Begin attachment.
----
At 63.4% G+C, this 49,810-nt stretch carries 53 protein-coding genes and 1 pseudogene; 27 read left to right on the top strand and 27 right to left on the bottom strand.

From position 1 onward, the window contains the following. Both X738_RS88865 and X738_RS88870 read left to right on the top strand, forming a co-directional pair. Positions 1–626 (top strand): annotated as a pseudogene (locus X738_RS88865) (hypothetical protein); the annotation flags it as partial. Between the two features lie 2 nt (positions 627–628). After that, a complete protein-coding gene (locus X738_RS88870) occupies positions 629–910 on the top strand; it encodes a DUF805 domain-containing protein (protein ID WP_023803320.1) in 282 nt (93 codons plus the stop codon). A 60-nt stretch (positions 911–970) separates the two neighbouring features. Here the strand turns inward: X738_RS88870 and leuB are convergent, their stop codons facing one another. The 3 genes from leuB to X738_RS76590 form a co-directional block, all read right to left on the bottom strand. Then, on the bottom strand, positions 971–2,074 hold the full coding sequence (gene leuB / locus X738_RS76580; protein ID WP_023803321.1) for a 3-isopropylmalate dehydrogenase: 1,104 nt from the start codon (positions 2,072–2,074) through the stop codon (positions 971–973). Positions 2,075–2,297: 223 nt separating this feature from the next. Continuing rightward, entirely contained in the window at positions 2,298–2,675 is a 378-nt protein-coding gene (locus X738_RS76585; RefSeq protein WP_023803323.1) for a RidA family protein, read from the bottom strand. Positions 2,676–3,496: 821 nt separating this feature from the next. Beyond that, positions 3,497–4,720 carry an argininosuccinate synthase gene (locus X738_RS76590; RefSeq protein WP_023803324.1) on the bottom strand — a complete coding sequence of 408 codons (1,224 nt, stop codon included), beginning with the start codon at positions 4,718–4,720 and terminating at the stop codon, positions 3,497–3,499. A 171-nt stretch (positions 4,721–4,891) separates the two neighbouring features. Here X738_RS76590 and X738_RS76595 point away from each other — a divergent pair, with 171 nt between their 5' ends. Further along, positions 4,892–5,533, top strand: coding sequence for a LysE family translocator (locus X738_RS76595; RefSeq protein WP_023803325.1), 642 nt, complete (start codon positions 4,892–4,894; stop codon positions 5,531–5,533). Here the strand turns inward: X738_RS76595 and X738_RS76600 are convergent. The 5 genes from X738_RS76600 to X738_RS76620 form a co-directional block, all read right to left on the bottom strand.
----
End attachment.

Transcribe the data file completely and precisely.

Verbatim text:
At 63.4% G+C, this 49,810-nt stretch carries 53 protein-coding genes and 1 pseudogene; 27 read left to right on the top strand and 27 right to left on the bottom strand.

From position 1 onward, the window contains the following. Both X738_RS88865 and X738_RS88870 read left to right on the top strand, forming a co-directional pair. Positions 1–626 (top strand): annotated as a pseudogene (locus X738_RS88865) (hypothetical protein); the annotation flags it as partial. Between the two features lie 2 nt (positions 627–628). After that, a complete protein-coding gene (locus X738_RS88870) occupies positions 629–910 on the top strand; it encodes a DUF805 domain-containing protein (protein ID WP_023803320.1) in 282 nt (93 codons plus the stop codon). A 60-nt stretch (positions 911–970) separates the two neighbouring features. Here the strand turns inward: X738_RS88870 and leuB are convergent, their stop codons facing one another. The 3 genes from leuB to X738_RS76590 form a co-directional block, all read right to left on the bottom strand. Then, on the bottom strand, positions 971–2,074 hold the full coding sequence (gene leuB / locus X738_RS76580; protein ID WP_023803321.1) for a 3-isopropylmalate dehydrogenase: 1,104 nt from the start codon (positions 2,072–2,074) through the stop codon (positions 971–973). Positions 2,075–2,297: 223 nt separating this feature from the next. Continuing rightward, entirely contained in the window at positions 2,298–2,675 is a 378-nt protein-coding gene (locus X738_RS76585; RefSeq protein WP_023803323.1) for a RidA family protein, read from the bottom strand. Positions 2,676–3,496: 821 nt separating this feature from the next. Beyond that, positions 3,497–4,720 carry an argininosuccinate synthase gene (locus X738_RS76590; RefSeq protein WP_023803324.1) on the bottom strand — a complete coding sequence of 408 codons (1,224 nt, stop codon included), beginning with the start codon at positions 4,718–4,720 and terminating at the stop codon, positions 3,497–3,499. A 171-nt stretch (positions 4,721–4,891) separates the two neighbouring features. Here X738_RS76590 and X738_RS76595 point away from each other — a divergent pair, with 171 nt between their 5' ends. Further along, positions 4,892–5,533, top strand: coding sequence for a LysE family translocator (locus X738_RS76595; RefSeq protein WP_023803325.1), 642 nt, complete (start codon positions 4,892–4,894; stop codon positions 5,531–5,533). Here the strand turns inward: X738_RS76595 and X738_RS76600 are convergent. The 5 genes from X738_RS76600 to X738_RS76620 form a co-directional block, all read right to left on the bottom strand.